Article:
Despite its importance to literary and cultural texts of resistance, theater has been largely overlooked as a field of analysis in colonial and postcolonial studies. Acts of Authority/Acts of Resistance seeks to address that absence, as it uniquely views drama and performance as central to the practice of nationalism and anti-colonial resistance. Nandi Bhatia argues that Indian theater was a significant force in the struggle against oppressive colonial and postcolonial structures, as it sought to undo various schemes of political and cultural power through its engagement with subjects derived from mythology, history, and available colonial models such as Shakespeare. Bhatia's attention to local histories within a postcolonial framework places performance in a global and transcultural context. Drawing connections between art and politics, between performance and everyday experience, Bhatia shows how performance often intervened in political debates and even changed the course of politics. One of the first Western studies of Indian theater to link the aesthetics and the politics of that theater, Acts of Authority/Acts of Resistance combines in-depth archival research with close readings of dramatic texts performed at critical moments in history. Each chapter amplifies its themes against the backdrop of specific social conditions as it examines particular dramatic productions, from The Indigo Mirror to adaptations of Shakespeare plays by Indian theater companies, illustrating the role of theater in bringing nationalist, anticolonial, and gendered struggles into the public sphere. Nandi Bhatia is Associate Professor of English at the University of Western Ontario.

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Adorno and Democracy

The American Years

Shannon L. Mariotti

German philosopher and social critic Theodor Adorno (1903--1969) is widely regarded as one of the twentieth century's most influential thinkers. A leading member of the Frankfurt School, Adorno advanced an unconventional type of Marxist analysis in books such as Dialectic of Enlightenment (1944), Minima Moralia (1951), and Negative Dialectics (1966). Forced out of Nazi Germany because of his Jewish heritage, Adorno lived in exile in the United States for nearly fifteen years. In Adorno and Democracy, Shannon Mariotti explores how this extended visit prompted a concern for and commitment to democracy that shaped the rest of his work.

Mariotti analyzes the extensive and undervalued works Adorno composed in English for an American audience and traces the development of his political theory during the World War II era. Her unique study examines how Adorno changed his writing style while in the United States in order to directly address the public, which lay at the heart of his theoretical concerns. Despite his apparent contempt for popular culture, his work during this period clearly engages with a broader public in ways that reflect a deep desire to understand the problems and possibilities of democracy as enacted through the customs and habits of Americans. Ultimately, Adorno advances a theory of democratic leadership that works through pedagogy to cultivate a more robust and meaningful practice of citizenship.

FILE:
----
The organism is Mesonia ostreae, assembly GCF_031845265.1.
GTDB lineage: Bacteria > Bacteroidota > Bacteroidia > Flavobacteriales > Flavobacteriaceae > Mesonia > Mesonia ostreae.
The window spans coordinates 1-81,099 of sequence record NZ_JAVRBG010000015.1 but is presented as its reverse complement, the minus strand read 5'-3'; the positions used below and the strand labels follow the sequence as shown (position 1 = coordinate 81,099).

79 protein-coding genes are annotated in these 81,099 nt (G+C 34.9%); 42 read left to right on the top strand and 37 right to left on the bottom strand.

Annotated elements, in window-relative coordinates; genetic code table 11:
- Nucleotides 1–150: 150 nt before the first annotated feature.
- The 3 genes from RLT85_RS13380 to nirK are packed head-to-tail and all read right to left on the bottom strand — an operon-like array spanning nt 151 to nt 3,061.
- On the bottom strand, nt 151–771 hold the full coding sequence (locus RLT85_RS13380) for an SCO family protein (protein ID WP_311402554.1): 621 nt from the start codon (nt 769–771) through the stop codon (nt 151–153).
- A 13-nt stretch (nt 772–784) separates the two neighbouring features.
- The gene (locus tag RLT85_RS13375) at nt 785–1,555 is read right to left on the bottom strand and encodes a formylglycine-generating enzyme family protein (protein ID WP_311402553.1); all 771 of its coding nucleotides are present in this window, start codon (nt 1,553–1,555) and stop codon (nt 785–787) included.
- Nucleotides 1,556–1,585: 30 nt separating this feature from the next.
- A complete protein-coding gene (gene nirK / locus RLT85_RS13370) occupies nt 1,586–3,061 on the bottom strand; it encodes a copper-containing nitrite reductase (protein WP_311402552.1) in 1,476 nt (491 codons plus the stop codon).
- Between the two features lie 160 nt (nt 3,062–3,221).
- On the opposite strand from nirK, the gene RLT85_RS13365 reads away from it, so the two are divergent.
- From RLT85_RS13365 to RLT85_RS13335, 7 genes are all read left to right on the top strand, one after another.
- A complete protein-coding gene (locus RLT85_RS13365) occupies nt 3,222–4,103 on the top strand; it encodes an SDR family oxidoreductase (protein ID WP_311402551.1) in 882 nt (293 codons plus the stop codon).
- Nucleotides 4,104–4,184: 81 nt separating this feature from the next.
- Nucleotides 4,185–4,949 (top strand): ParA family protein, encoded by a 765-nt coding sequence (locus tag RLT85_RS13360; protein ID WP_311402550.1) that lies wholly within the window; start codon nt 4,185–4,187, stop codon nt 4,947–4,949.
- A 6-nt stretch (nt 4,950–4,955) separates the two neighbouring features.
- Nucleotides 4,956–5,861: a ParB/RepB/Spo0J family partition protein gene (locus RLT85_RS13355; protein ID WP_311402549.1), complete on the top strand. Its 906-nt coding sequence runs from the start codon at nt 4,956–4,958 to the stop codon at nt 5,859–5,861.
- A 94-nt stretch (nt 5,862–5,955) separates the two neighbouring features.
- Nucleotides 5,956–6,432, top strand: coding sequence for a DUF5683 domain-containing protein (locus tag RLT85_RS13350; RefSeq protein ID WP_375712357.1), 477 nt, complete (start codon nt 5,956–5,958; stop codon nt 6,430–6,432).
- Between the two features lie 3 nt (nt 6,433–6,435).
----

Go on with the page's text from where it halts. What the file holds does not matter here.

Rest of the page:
Mariotti incisively demonstrates how Adorno's unconventional and challenging interpretations of US culture can add conceptual rigor to political theory and remind Americans of the normative promise of democracy. Adorno and Democracy is an innovative contribution to critical debates about contemporary US politics.

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The Aesthetics of Survival

A Composer's View of Twentieth-Century Music

George Rochberg

A revised paperback edition of composer George Rochberg's landmark essays "Rochberg presents the rare spectacle of a composer who has made his peace with tradition while maintaining a strikingly individual profile. . . . [H]e succeeds in transforming the sublime concepts of traditional music into contemporary language." ---Washington Post "An indispensable book for anyone who wishes to understand the sad and curious fate of music in the twentieth century." ---Atlantic Monthly "The writings of George Rochberg stand as a pinnacle from which our past and future can be viewed." ---Kansas City Star As a composer, George Rochberg has played a leading role in bringing about a transformation of contemporary music through a reassessment of its relation to tonality, melody, and harmony. In The Aesthetics of Survival, the author addresses the legacy of modernism in music and its related effect on the cultural milieu, particularly its overemphasis on the abstract, rationalist thinking embraced by contemporary science, technology, and philosophy. Rochberg argues for the renewal of holistic values in order to ensure the survival of music as a humanly expressive art. A renowned composer, thinker, and teacher, George Rochberg has been honored with innumerable awards, including, most recently, an Alfred I. du Pont Award for Outstanding Conductors and Composers, and an André and Clara Mertens Contemporary Composer Award. He lives in Pennsylvania.

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The African American Odyssey of John Kizell

A South Carolina Slave Returns to Fight the Slave Trade in His African Homeland

Kevin G. Lowther